Results tagged ‘ Adam Donachie ’
Has his status changed any from this time last year?
Not really; instead of being a light-hitting catcher with a reputation for good defense who spent most of the year at AAA, he’s now a light-hitting catcher with a reputation for good defense who spent most of the year at either AA or injured.
At least he’s been a consistent non-hitter; since leaving High Desert in the California League in 2006 — remember, High Desert is regarded as one of the two most-favorable parks for hitters in all of full-season minor league baseball — Donachie hasn’t hit above .221 anywhere, in any number of at bats. He hasn’t hit above .215 in AA or AAA. As I wrote last year, he’s got to have a good-glove reputation, otherwise there’s no way he’d have a job.
Last night was a beautiful evening for a ball game. The temperature was in the high 70′s, there was a light breeze blowing, and there was hardly a cloud in the sky. Unfortunately for the Tides and their fans, the game didn’t live up to the weather. The Tides jumped out to a 4-0 lead after three innings, but the visitors from Charlotte closed to 4-2 before scoring two runs in each of the seventh, eighth, and ninth on their way to an 8-6 win.
Beyond the bare give-and-take of the game, there just seemed to be more strange happenings in last night’s game than in a typical month. It began with the very first batter, who fouled out to the pitcher. Yes, fouled out to the pitcher. Charlotte’s leadoff batter Justin Greene hit a pop-up down the first-base line near home plate. Tides’ pitcher Steve Johnson came off the mound, tracking the ball, and crossed the foul line to make the catch when catcher Adam Donachie was slow to react.
That was just the beginning:
- Between the bottom of the first inning and the top of the second inning, the Tides present “Race Rip Tide”, in which a fairly small child will race the Tides mascot from first base to home plate. Last night, the child competitor was a too young to know what was going on, and stopped in fear and confusion after reaching second base. Eventually, a Tides on-field employee got the child running again. To make sure the child would finish properly, the employee began to follow the kid to home plate, but got a little too close. The child stopped again, and the employee couldn’t stop in time to avoid running over the child and knocking him down.
- In the top of the second inning, Charlotte’s Lastings Milledge tried to steal second base. Donachie’s throw beat Milledge by several feet, but the player covering just didn’t catch the throw and Milledge was credited with a stolen base.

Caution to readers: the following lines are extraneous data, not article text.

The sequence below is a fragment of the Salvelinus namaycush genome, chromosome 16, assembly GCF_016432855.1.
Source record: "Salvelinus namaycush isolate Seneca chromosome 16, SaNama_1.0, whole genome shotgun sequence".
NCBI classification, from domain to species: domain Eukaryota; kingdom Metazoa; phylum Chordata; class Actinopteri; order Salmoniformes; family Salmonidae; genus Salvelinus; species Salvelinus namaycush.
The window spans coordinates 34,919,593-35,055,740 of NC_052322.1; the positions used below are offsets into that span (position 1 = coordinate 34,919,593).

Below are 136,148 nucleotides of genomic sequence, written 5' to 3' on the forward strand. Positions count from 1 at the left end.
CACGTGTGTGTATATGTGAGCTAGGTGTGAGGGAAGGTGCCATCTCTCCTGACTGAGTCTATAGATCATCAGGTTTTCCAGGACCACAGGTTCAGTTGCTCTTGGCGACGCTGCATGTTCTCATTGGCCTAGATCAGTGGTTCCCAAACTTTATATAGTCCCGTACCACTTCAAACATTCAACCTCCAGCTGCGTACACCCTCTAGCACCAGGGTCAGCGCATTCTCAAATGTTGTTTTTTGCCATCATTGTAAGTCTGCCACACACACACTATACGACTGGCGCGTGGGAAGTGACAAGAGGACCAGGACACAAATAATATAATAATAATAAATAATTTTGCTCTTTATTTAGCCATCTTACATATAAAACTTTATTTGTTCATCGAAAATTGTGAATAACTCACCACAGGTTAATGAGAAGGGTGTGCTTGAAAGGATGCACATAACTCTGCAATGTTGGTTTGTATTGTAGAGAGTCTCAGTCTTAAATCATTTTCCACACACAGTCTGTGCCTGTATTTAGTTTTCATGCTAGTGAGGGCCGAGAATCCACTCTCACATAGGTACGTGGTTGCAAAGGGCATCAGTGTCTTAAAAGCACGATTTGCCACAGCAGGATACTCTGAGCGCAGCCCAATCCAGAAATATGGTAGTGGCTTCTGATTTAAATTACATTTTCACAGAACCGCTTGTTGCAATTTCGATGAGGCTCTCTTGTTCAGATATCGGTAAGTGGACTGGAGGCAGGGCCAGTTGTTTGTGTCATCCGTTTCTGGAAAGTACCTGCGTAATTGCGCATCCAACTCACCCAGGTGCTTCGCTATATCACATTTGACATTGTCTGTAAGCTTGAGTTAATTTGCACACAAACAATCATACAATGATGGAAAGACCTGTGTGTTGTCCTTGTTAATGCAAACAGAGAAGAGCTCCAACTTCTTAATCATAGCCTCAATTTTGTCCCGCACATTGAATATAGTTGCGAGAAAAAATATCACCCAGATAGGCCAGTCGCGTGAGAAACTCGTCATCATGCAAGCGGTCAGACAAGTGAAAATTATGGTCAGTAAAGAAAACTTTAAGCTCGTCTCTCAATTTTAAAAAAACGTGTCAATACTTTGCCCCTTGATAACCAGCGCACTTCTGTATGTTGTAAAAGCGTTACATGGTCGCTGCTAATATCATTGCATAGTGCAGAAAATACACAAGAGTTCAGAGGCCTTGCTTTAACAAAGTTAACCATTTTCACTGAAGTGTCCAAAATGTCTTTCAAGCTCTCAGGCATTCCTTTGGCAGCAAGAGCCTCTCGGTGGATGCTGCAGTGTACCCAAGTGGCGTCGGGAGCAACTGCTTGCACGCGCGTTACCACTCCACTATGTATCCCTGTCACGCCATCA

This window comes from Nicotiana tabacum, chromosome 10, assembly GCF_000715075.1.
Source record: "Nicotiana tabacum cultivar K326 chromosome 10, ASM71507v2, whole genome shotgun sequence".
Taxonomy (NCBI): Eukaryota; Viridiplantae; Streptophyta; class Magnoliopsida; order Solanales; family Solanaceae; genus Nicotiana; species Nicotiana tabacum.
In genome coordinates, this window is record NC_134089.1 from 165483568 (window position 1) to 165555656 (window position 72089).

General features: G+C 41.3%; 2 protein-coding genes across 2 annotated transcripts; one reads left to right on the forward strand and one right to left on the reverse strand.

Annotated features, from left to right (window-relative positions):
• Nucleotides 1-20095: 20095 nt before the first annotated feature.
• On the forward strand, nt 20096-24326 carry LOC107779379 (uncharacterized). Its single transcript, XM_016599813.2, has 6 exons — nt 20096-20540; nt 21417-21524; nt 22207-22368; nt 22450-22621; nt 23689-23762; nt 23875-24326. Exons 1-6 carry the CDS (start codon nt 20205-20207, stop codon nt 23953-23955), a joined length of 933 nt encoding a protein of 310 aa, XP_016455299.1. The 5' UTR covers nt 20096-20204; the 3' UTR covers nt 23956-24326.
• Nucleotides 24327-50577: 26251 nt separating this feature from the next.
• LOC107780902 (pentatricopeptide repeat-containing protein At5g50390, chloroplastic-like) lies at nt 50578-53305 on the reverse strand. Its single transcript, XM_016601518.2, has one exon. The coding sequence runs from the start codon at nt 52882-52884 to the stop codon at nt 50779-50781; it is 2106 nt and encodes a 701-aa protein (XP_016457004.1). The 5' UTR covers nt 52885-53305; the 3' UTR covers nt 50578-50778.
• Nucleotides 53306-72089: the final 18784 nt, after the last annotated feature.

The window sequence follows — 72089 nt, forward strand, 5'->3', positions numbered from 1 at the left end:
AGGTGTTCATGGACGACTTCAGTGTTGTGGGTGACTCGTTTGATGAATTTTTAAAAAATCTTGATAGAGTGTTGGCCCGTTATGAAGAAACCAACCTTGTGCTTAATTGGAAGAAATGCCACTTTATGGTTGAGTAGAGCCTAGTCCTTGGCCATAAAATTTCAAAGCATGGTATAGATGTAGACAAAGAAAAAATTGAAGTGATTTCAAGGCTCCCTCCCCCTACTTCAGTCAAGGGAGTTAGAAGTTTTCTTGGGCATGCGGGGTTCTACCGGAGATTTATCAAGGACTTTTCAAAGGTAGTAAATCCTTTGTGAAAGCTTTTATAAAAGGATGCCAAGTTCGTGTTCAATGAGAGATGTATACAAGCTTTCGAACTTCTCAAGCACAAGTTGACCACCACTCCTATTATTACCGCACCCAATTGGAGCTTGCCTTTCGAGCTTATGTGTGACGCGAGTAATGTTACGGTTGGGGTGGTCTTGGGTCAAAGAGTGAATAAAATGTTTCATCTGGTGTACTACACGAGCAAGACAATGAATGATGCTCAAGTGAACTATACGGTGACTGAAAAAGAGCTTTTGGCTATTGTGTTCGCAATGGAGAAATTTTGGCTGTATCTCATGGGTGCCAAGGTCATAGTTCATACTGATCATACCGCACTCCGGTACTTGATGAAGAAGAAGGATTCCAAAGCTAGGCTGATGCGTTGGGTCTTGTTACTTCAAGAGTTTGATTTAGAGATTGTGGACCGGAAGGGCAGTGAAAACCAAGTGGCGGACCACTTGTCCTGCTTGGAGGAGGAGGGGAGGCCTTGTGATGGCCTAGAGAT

- In the bottom of the second inning, Adam Donachie hit a line drive off starting pitcher Philip Humber’s lower back. The ball ricocheted toward the hole at shortstop and Eduardo Escobar was able not only to field the ball cleanly but throw Donachie out by a step.
- Chicago White Sox catcher A.J. Pierzynski was in the lineup on a rehabilitation assignment. In his three at-bats, he lined out to left, grounded out to second, and grounded out to third. Unless you were there and saw him allegedly run to first, I can’t describe how much contempt he displayed for minor-league baseball by his lack of hustle on the base paths. Perhaps the best way to describe it is to say that he was the anti-Kyle Hudson.
- Two Tides’ pickoff attempts sailed past the player covering the base, allowing the runner to advance a base. Ultimately, both runners scored unearned runs.
- It’s always entertaining to watch a true case of Defensive Indifference. We got to see one of those in the bottom of the ninth. With the Tides trailing 8-5, a runner on first, and two outs, the Knights weren’t holding Kyle Hudson on. Hudson started toward second on the 1-2 pitch. As if to demonstrate their indifference, Knights’ catcher Jared Price held the pitch a little longer than usual. Rhyne Hughes doubled on the next pitch, scoring Hudson to make the score 8-6.
- The next batter was Brandon Snyder. With the count 3-2 and two outs, the stadium lights suddenly went out. It was eventually determined that a power spike in downtown Norfolk was responsible. The staff turned off the lights and let them cool down before turning them back on. After a sixteen-minute delay, Shane Lindsay threw a pitch at which Snyder swung and missed, ending the game.
Is a major-league backup job in his future?
No. Donachie is a light-hitting catcher with a reputation as a good defensive catcher, a reputation that is not backed up by personal observation. He didn’t throw well at all, and didn’t seem to be a particularly good handler of pitchers. He has to have a reputation as a good defensive catcher, because the way he hits he’d have been released years ago if he didn’t.
I discovered something interesting while I was looking at Baseball America Online. They had a series of links that led to a Jim Callis chat from just before the 2002 draft. In that chat, Callis stated that Donachie was one of the top four catchers available, with Jeff Clement, Chris Snyder, and Tyler Parker (who?) — missing the boat on Brian McCann. Callis said that the top four hitters available were Clement, Jeremy Hermida, Jeff Baker, and Scott Moore. They ranked higher than Prince Fielder and B.J. Upton (as hitters).